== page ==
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National drug survey reveals increased community support for cannabis regulation alongside other sensible drug policy reforms

The results of the National Drug Strategy Household Survey 2022-23 (NDSHS) released today by the Australian Institute of Health and Welfare (AIHW) reinforce a clear message that Australians are sending to policymakers: Australia is ready for cannabis policy reform.  

According to the survey, 45 per cent of Australians support legalising and regulating cannabis, a jump from 41.1 per cent in 2019. For the first time, the proportion of people supporting legalisation outpaced the 39 per cent of respondents who support increased penalties for the sale or supply of cannabis. 

The NDSHS also reveals Australians are increasingly aware of the futility of maintaining criminal penalties on cannabis use and possession. Only 19.8 per cent favour treating possession of cannabis for personal use as a criminal offence in the latest data, a decrease from the already low 22.1 per cent in 2019.  

These results align with the position of Penington Institute that the criminalised cannabis model is not working: it fails to control supply, leaves the market in the hands of criminals, and costs billions of dollars in enforcement, all while hindering a public health-led approach to managing the health harms that are associated with problematic cannabis use.  

A regulated adult-use cannabis market that prioritises public health and community safety is a better response to individual and community needs. These include the needs of people engaging in moderate- and high-risk cannabis use, which NDSHS data indicate are on the rise.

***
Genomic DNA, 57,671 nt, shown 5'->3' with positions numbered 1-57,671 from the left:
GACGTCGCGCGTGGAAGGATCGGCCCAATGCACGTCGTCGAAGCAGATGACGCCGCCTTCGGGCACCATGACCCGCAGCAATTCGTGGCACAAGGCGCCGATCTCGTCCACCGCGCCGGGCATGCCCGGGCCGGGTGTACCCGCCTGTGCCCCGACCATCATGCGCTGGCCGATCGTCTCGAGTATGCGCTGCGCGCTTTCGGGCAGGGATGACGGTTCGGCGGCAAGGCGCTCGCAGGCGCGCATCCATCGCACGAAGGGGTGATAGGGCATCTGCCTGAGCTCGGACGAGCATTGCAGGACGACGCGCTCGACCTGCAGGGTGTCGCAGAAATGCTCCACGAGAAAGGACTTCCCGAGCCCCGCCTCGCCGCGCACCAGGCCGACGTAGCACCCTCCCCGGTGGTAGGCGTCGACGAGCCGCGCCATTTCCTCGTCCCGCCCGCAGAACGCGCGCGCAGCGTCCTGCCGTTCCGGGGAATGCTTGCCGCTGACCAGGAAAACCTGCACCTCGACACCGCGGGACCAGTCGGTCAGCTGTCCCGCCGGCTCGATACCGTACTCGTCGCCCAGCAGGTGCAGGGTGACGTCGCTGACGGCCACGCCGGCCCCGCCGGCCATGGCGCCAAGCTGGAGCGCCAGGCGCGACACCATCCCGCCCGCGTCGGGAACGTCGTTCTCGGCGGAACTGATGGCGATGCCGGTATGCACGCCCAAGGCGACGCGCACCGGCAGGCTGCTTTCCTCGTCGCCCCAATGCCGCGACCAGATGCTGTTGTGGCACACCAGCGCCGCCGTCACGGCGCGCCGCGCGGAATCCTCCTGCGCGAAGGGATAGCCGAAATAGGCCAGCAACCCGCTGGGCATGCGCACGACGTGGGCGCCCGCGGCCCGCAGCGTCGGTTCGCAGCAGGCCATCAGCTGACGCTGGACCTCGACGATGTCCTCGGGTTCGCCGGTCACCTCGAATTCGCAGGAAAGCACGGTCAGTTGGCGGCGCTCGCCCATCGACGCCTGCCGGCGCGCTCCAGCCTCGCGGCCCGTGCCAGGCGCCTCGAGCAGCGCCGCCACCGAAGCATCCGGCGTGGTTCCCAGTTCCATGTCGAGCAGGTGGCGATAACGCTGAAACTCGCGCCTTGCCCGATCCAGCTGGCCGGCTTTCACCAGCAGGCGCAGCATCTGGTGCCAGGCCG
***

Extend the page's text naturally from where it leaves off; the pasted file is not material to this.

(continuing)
Penington Institute CEO John Ryan said,

“The results indicate that average Australians are much more clear-eyed about the need for cannabis reform than our elected officials. The outdated criminalised cannabis model should be replaced with regulated markets that end the consumption of unregulated, unsafe cannabis and stop funnelling money to organised criminals and wasting law enforcement resources.” 

Penington Institute is also pleased to see community sentiment shift in favour of other sensible public-health centred drug policy reform, such as drug checking services and safe consumption rooms. Support for drug checking, also known as pill testing, has increased from 57 per cent in 2019 to 64 per cent, while support for supervised consumption rooms has increased from 47 per cent in 2019 to 53 per cent in the latest survey. 

For more information
See our recent report Cannabis in Australia 2023, which follows from our comprehensive Cannabis in Australia 2022.
See our latest Australia’s Annual Overdose Report released August 2023.

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